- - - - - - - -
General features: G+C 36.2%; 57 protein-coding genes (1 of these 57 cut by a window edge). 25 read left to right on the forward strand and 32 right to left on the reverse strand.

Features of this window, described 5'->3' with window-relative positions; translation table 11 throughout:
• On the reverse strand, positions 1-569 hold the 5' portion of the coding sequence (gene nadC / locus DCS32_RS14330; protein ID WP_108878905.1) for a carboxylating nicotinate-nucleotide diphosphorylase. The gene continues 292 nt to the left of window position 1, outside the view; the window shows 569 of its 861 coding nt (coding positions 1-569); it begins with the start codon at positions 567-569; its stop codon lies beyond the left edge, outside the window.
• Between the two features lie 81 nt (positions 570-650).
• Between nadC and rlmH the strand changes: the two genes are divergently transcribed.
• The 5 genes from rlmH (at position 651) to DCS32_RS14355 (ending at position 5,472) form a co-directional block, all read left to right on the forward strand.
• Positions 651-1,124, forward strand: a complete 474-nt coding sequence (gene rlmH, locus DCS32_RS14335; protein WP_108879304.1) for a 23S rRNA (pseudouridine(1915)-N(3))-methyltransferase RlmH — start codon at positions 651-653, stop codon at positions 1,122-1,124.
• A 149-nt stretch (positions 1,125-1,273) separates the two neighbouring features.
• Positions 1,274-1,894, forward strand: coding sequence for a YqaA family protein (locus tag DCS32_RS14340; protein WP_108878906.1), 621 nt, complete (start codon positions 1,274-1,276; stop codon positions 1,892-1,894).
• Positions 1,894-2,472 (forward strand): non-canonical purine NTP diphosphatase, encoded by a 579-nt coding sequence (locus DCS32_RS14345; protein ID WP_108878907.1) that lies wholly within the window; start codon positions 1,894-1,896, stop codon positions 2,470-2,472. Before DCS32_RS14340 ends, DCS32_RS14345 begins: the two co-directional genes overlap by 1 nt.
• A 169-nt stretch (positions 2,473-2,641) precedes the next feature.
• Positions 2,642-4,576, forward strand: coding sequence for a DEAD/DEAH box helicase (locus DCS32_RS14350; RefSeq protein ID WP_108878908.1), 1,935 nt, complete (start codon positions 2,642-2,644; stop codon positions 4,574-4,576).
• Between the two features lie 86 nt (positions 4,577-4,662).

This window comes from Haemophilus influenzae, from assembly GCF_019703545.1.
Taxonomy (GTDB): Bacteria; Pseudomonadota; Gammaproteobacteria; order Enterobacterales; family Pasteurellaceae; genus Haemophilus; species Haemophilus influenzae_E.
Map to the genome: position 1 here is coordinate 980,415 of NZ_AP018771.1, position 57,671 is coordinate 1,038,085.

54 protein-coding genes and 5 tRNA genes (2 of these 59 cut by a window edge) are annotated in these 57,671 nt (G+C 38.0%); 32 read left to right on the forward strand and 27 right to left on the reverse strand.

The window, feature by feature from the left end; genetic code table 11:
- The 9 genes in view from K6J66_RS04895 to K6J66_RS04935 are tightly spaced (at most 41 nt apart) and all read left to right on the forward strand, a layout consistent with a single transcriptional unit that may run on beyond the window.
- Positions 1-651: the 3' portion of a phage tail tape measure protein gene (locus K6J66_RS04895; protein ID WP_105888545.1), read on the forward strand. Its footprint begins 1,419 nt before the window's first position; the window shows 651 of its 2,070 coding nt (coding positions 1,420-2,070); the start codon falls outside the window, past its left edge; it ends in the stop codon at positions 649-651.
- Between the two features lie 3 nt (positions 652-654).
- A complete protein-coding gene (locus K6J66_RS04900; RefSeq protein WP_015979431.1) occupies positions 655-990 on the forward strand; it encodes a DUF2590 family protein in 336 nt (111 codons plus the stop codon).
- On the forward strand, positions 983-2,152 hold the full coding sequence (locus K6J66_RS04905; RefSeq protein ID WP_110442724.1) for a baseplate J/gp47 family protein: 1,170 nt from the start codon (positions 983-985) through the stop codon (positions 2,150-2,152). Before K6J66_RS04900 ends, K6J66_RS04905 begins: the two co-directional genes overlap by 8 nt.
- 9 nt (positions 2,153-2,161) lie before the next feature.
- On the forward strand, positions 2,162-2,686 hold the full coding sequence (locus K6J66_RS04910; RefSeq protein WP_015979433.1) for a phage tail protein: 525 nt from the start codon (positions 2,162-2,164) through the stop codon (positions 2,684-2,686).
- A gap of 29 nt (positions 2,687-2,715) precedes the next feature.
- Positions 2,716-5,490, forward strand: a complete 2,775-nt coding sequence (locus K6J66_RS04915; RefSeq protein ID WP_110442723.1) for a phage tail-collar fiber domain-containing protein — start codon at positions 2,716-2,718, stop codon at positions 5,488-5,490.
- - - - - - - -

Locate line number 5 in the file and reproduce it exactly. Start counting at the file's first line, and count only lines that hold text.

• Between nadC and rlmH the strand changes: the two genes are divergently transcribed.